• Account based pensions

  • A flexible way of accessing and managing your super savings as a tax-effective income stream in retirement

    What is an account based pension?

    An account based pension (also known as an allocated pension) is commenced by transferring the money you've accumulated in super into your new pension account and provides you with a regular income stream.

    Unlike super, where your money is unable to be accessed until you retire, when you invest in an account based pension you can gain additional tax benefits. 

    If you've made the decision to fully retire from the workforce and reached your preservation age (see section below) – or satisfied another condition of release – you can start an Australian Catholic Superannuation account based pension.

    If you've reached your preservation age, but not yet retired from work, you can take out another type of account based pension called a transition to retirement pension.

    We offer you a choice of two different account based pensions – RetireChoice and RetireSmart. The main difference between the two is in whether you want to make your own investment-related decisions or if you prefer an investment strategy that has been pre-mixed for you.

    Both of these products can be used:

    • If you're already retired or are transitioning to retirement
    • As the major source of your retirement income
    • As a supplement to your Centrelink Age Pension, or
    • As a component of a multi-faceted retirement income portfolio that includes income such as rent from investment properties.
  • Supplementing your income in retirement

    Many people will find that their income in retirement will comprise both a pension from their super savings as well as income from the part Age Pension. According to 2014/15 statistics, 75% of all retirees currently receive some level of Centrelink Age Pension income*. 

    Centrelink takes into account your age and residence when determining your eligibility for the Age Pension. In addition to these requirements, two means tests are also applied.

      *Department of Human Services

  • Key features

    The following key features apply to our RetireChoice and RetireSmart account based pensions.

    Investments

    Choose the investment mix that best meets your retirement objectives. Different investment mixes will provide different levels of income and capital growth. You can also change your investment mix at any time. (Not available to RetireSmart members as this pension has a pre-set investment strategy.)

    Pension income

    Nominate your annual income (as a percentage of your account balance), subject to an age-based minimum. Maximum annual pension limits also apply to transition to retirement pensions.

    You can also choose the option/s from which your income is paid. (Not available to RetireSmart pension members).

    Flexibility

    Make lump sum withdrawals at any time. The minimum amount for each withdrawal is $5,000. (Lump sum withdrawals not available to members with transition to retirement pensions.)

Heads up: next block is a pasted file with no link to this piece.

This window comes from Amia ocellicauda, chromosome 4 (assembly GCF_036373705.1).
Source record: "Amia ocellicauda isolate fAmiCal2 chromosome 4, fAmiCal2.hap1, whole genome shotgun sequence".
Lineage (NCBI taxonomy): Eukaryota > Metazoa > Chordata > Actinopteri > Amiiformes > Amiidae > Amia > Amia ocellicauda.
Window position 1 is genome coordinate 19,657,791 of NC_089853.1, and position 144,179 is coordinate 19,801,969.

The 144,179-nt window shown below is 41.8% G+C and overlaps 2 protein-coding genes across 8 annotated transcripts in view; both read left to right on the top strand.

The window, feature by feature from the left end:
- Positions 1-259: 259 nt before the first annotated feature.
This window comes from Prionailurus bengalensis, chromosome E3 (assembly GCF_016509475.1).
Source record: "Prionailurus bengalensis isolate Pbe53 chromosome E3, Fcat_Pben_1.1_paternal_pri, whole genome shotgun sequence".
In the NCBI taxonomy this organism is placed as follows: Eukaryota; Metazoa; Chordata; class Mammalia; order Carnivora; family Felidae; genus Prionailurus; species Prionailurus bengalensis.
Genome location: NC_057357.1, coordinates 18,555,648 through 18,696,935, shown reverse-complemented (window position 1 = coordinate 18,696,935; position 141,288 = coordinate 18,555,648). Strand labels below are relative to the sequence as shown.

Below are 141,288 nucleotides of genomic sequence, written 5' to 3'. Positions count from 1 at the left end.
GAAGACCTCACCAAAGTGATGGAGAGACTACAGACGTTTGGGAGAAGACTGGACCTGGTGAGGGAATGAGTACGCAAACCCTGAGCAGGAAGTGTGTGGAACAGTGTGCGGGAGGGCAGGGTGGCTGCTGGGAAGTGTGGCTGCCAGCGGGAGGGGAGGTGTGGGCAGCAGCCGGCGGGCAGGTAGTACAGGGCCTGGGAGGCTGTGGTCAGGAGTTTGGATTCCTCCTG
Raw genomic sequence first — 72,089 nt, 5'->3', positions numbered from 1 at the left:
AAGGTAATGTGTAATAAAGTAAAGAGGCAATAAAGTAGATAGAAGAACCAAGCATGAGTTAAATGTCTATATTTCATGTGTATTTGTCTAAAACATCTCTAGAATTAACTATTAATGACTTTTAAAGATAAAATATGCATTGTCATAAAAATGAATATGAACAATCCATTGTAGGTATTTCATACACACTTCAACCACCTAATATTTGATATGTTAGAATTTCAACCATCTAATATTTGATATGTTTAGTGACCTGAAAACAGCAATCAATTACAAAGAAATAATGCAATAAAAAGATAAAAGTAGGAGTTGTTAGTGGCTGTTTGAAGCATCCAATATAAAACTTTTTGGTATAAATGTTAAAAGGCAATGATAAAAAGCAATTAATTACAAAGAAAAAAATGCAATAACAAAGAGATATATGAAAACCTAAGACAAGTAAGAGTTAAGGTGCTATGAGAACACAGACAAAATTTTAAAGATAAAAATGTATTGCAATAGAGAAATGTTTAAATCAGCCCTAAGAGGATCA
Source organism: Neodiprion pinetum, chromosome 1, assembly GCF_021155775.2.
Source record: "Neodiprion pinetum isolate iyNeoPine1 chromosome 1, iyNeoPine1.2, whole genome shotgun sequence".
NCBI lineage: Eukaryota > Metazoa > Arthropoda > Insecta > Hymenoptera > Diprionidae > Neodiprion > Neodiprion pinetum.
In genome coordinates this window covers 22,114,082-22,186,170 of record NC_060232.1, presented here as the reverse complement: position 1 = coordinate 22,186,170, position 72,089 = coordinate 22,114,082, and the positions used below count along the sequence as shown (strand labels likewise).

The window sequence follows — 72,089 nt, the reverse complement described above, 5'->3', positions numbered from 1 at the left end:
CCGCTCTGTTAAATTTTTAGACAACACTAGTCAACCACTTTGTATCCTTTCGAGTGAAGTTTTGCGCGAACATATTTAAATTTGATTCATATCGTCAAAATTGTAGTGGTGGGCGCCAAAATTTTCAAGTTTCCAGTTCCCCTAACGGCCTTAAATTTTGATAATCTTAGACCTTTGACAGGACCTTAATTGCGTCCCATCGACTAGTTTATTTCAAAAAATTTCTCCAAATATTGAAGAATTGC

Payment frequency

    Choose to receive weekly, fortnightly, monthly, quarterly, twice-yearly or yearly pension payments.

    Minimum investment

     $25,000 (RetireChoice) | $100,000 (RetireSmart)

    Maximum investment

    $1.6 million (2017/18 financial year) for account based pensions. Please refer to the Transfer Balance Cap. There is no maximum investment for the transition to retirement pension.

    Estate
    planning

    Death benefits can be paid to your spouse as continued pension payments, or as a lump sum to your dependants or estate.

    Learn more about our RetireSmart and RetireChoice pension products.

  • What is your preservation age?

    Your preservation age is the age at which you can access your super if you're retired (or have started a transition to a retirement pension). It's not the same for everyone as it depends on when you were born. Preservation age should not be mistaken with qualifying for the Centrelink Age Pension. Use the table below to work out your superannuation preservation age.

    If your date of birth is... Your preservation age is...
    Before 1 July 1960 55
    1 July 1960 – 30 June 1961 56
    1 July 1961 – 30 June 1962 57
    1 July 1962 – 30 June 1963 58
    1 July 1963 – 30 June 1964 59
    On 1 July 1964 or after 60

    For detailed information on when you can access your superannuation, download the Conditions of release pension fact sheet (PDF).

  • How do account-based pensions work?

    How can you set-up a pension account?

    You start with money that has already been contributed, saved or rolled over into your super account and transfer into a pension account. It's then invested and earnings are allocated to your account. Depending on the product you choose, you may be able to decide how your money is invested. This is very similar to a super account except you can’t make any more contributions to an existing pension account once it is opened. (You can of course open an additional pension account). Within certain limits, you can also decide on the amount of pension income you wish to receive each year.

    Are there limits to the amount you can invest in an account based pension?

    From 1 July 2017, a cap of $1.6 million (2017/18 financial year) applies to how much superannuation you can transfer into retirement phase accounts over your lifetime. Retirement phase accounts include account based pensions, income streams, pensions and annuities. (Transition to retirement pension accounts are not included in the lifetime cap.)

    The lifetime cap is referred to as the transfer balance cap.

    What is the transfer balance cap?

    The transfer balance cap is the total amount that can be transferred into retirement phase accounts. The cap includes the total amount that you have in all your retirement phase accounts, that is, not just with Australian Catholic Superannuation.

    For the 2017/18 financial year the transfer balance cap is $1.6 million.

    The transfer balance cap will be indexed in line with the CPI and will be increased by increments of $100,000. The amount of indexation that is applied to an individual’s transfer balance cap will be different for each person e.g. if you have reached or exceeded the transfer balance cap on 1 July 2017 indexation will not be applied to your account or if you have not fully utilised the cap, the indexation will apply to the proportion of the unused transfer balance cap.

    What is counted towards the transfer balance cap?

    Each person will have their own transfer balance cap and the assessment of the cap will consist of debits and credits.

    Credits include:

    • For existing members, the value of all your retirement phase accounts as at 30 June 2017
    • The value of any new pensions or annuities that you may commence from 1 July 2017
    • Reversionary pensions you currently receive or commence to receive in the future 
    • The portion of a pension income stream you may have received as part of a Family Court settlement.

    Debits include:

    • Lump sums withdrawals from your income stream